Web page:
Friday, October 30, 2009

1a 2ae q6 a1: Whether there is anything voluntary in human acts? Yes.

Oportet in actibus humanis voluntarium esse quia quodcumque agit vel movetur a principio intrinseco, quod habet aliquam notitiam finis, habet in seipso principium sui actus non solum ut agat, sed etiam ut agat propter finem.

There must needs be something voluntary in human acts because whatever acts or is moved by an intrinsic principle, that it has some knowledge of the end, has within itself the principle of its act, so that it not only acts, but acts for an end.

Hoc enim importat nomen voluntarii, quod motus et actus sit a propria inclinatione. Et inde est quod voluntarium dicitur esse, secundum definitionem Aristotelis et Gregorii Nysseni et Damasceni, non solum cuius principium est intra, sed cum additione scientiae. Unde, cum homo maxime cognoscat finem sui operis et moveat seipsum, in eius actibus maxime voluntarium invenitur.

The word "voluntary" implies that their movements and acts are from their own inclination. Hence it is that, according to the definitions of Aristotle, Gregory of Nyssa, and Damascene, the voluntary is defined not only as having "a principle within" the agent, but also as implying "knowledge." Therefore, since man especially knows the end of his work, and moves himself, in his acts especially is the voluntary to be found.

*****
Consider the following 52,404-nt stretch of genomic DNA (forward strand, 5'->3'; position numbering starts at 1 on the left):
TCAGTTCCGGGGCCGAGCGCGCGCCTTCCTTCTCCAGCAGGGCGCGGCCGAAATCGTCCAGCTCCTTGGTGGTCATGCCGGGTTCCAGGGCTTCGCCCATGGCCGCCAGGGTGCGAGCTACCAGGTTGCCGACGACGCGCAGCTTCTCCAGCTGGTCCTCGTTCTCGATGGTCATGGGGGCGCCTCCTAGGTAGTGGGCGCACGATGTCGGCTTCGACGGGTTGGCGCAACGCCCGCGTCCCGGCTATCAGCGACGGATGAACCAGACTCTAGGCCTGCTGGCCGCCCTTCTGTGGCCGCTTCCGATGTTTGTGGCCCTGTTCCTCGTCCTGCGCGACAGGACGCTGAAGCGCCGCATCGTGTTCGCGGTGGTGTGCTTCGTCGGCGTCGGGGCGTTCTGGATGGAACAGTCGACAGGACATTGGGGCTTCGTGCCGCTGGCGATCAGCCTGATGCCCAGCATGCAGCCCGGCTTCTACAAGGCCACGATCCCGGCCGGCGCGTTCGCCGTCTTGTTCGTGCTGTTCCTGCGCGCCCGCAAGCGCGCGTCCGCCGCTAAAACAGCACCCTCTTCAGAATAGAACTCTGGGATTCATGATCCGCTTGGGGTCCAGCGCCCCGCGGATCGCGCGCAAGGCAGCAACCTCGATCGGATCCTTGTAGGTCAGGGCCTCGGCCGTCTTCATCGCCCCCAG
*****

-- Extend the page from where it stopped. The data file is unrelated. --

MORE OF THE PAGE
Deus movet hominem ad agendum non solum sicut proponens sensui appetibile, vel sicut immutans corpus, sed etiam sicut movens ipsam voluntatem; quia omnis motus tam voluntatis quam naturae, ab eo procedit sicut a primo movente. Et sicut non est contra rationem naturae quod motus naturae sit a Deo sicut a primo movente (inquantum natura est quoddam instrumentum Dei moventis), ita non est contra rationem actus voluntarii quod sit a Deo (inquantum voluntas a Deo movetur). Est tamen communiter de ratione naturalis et voluntarii motus, quod sint a principio intrinseco.

God moves man to act, not only by proposing the appetible to the senses, or by effecting a change in his body, but also by moving the will itself; because every movement either of the will or of nature, proceeds from God as the First Mover. And just as it is not incompatible with the formal aspect of nature that the natural movement be from God as the First Mover (inasmuch as nature is an instrument of God moving it), so it is not contrary to the formal aspect of a voluntary act, that it proceed from God (inasmuch as the will is moved by God). Nevertheless both natural and voluntary movements have this formal aspect in common, that they should proceed from a principle within the agent.

Damascenus, in II libro, quod "voluntarium est actus qui est operatio rationalis".

Damascene says (De Fide Orth. ii) that "the voluntary is an act consisting in a rational operation."